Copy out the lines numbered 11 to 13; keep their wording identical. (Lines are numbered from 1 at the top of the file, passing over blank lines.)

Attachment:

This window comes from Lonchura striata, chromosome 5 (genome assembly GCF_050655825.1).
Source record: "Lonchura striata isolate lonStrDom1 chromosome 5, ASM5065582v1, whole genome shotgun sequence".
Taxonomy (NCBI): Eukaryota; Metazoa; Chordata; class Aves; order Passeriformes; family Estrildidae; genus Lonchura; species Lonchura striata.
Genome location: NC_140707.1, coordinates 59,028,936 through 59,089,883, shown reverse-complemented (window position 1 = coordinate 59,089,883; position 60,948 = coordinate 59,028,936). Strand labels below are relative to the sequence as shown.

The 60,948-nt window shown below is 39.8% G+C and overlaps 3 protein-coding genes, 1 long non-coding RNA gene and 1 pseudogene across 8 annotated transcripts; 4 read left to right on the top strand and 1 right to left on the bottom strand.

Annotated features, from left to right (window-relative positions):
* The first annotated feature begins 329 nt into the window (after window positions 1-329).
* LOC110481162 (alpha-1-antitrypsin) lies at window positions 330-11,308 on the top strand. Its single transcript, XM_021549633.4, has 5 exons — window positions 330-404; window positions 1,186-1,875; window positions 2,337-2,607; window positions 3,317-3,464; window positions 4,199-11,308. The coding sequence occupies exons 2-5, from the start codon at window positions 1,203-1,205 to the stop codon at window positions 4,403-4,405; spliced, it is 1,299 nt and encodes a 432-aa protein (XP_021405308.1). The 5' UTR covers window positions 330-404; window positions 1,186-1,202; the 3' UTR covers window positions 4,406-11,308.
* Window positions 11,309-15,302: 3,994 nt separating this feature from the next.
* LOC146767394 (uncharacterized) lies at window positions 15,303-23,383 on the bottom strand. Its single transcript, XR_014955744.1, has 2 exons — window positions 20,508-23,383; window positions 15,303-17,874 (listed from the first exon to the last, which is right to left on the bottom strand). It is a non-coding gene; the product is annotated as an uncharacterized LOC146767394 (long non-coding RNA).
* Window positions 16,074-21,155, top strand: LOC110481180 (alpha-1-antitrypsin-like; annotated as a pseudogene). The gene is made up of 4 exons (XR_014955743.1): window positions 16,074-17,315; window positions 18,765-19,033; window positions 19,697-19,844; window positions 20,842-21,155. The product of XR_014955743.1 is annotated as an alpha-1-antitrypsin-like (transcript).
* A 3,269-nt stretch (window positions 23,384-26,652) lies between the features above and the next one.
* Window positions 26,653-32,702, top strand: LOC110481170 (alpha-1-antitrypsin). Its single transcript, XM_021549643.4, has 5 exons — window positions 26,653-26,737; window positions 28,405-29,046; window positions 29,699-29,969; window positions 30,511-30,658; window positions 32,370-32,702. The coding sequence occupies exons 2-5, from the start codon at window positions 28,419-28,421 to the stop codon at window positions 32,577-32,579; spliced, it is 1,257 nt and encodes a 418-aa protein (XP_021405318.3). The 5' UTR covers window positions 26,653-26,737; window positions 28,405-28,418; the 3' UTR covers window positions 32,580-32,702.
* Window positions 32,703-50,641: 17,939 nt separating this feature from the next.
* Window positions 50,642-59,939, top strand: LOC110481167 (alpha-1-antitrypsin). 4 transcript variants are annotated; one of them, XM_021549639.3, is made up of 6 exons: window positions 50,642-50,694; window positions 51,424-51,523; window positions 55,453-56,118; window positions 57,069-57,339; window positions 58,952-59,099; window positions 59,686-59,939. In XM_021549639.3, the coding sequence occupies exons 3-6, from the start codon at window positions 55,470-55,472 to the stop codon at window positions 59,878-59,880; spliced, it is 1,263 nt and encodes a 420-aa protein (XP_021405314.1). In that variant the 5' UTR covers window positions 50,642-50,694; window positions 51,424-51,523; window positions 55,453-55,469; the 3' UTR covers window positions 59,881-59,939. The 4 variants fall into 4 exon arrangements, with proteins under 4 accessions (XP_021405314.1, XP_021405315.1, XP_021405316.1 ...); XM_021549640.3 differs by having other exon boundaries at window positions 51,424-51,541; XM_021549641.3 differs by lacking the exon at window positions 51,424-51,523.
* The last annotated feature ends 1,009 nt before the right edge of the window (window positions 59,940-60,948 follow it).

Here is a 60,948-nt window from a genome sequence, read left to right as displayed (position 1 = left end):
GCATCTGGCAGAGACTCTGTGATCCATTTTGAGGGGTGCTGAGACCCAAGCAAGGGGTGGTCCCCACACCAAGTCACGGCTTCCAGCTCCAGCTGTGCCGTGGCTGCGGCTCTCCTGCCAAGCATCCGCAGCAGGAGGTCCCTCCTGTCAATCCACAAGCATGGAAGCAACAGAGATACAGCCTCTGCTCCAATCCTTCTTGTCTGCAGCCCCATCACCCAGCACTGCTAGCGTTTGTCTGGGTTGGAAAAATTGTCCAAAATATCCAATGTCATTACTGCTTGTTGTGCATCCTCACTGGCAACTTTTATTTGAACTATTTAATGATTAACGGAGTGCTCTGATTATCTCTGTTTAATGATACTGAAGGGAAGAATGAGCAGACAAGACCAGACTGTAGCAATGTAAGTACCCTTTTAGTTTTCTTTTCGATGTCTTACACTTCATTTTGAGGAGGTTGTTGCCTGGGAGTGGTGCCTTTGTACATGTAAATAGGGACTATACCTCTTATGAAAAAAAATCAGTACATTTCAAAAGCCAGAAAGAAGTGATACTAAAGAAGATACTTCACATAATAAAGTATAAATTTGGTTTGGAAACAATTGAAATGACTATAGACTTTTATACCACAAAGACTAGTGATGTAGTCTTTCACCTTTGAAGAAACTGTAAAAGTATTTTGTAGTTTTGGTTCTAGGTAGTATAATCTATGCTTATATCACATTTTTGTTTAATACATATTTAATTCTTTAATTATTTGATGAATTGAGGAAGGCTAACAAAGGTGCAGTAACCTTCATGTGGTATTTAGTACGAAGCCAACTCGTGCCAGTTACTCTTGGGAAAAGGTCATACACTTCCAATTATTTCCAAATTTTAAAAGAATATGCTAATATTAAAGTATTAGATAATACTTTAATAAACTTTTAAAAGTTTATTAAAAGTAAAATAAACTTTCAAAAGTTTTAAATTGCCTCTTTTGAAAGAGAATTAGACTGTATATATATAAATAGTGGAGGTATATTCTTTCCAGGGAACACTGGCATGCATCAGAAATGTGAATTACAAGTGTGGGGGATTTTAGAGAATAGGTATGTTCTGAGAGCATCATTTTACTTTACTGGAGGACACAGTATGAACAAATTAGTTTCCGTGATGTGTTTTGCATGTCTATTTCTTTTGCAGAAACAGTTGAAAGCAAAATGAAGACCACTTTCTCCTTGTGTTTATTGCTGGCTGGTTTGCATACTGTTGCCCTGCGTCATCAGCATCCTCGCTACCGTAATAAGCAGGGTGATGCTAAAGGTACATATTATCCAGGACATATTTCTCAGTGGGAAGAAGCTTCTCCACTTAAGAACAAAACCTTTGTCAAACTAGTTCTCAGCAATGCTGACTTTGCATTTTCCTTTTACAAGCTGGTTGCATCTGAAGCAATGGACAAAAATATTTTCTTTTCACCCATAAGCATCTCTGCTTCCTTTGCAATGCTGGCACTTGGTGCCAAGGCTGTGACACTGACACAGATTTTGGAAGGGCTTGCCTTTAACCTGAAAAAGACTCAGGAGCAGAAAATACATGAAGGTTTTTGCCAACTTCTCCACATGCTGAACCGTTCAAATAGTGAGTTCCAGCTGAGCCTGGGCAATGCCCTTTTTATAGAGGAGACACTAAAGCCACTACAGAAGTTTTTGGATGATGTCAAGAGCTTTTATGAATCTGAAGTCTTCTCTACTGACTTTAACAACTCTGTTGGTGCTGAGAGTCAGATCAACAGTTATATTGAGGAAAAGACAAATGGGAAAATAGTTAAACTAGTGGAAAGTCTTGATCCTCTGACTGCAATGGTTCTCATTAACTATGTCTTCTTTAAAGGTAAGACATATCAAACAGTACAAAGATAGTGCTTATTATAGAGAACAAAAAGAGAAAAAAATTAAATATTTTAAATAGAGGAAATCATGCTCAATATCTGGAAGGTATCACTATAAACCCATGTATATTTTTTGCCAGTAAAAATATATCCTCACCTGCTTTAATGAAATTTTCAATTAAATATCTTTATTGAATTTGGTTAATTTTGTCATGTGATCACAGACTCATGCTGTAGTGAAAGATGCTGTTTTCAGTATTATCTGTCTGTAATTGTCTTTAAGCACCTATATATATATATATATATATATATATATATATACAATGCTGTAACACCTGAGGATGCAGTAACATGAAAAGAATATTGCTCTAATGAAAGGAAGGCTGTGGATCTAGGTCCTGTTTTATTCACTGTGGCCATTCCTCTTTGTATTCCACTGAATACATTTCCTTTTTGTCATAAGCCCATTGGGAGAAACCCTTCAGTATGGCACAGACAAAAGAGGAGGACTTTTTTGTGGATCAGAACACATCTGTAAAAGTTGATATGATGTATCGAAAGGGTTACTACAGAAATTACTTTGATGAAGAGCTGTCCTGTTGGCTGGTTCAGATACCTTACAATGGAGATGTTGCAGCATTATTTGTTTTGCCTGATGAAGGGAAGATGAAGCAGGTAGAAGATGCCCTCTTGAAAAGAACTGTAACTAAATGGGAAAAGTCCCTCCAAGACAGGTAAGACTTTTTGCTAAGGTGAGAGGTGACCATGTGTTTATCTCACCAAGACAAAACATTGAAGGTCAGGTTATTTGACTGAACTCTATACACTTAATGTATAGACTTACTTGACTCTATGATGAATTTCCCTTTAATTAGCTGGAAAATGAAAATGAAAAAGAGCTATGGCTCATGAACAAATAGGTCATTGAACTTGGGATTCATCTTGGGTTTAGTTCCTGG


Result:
* Window positions 16,074-21,155, top strand: LOC110481180 (alpha-1-antitrypsin-like; annotated as a pseudogene). The gene is made up of 4 exons (XR_014955743.1): window positions 16,074-17,315; window positions 18,765-19,033; window positions 19,697-19,844; window positions 20,842-21,155. The product of XR_014955743.1 is annotated as an alpha-1-antitrypsin-like (transcript).
* A 3,269-nt stretch (window positions 23,384-26,652) lies between the features above and the next one.
* Window positions 26,653-32,702, top strand: LOC110481170 (alpha-1-antitrypsin). Its single transcript, XM_021549643.4, has 5 exons — window positions 26,653-26,737; window positions 28,405-29,046; window positions 29,699-29,969; window positions 30,511-30,658; window positions 32,370-32,702. The coding sequence occupies exons 2-5, from the start codon at window positions 28,419-28,421 to the stop codon at window positions 32,577-32,579; spliced, it is 1,257 nt and encodes a 418-aa protein (XP_021405318.3). The 5' UTR covers window positions 26,653-26,737; window positions 28,405-28,418; the 3' UTR covers window positions 32,580-32,702.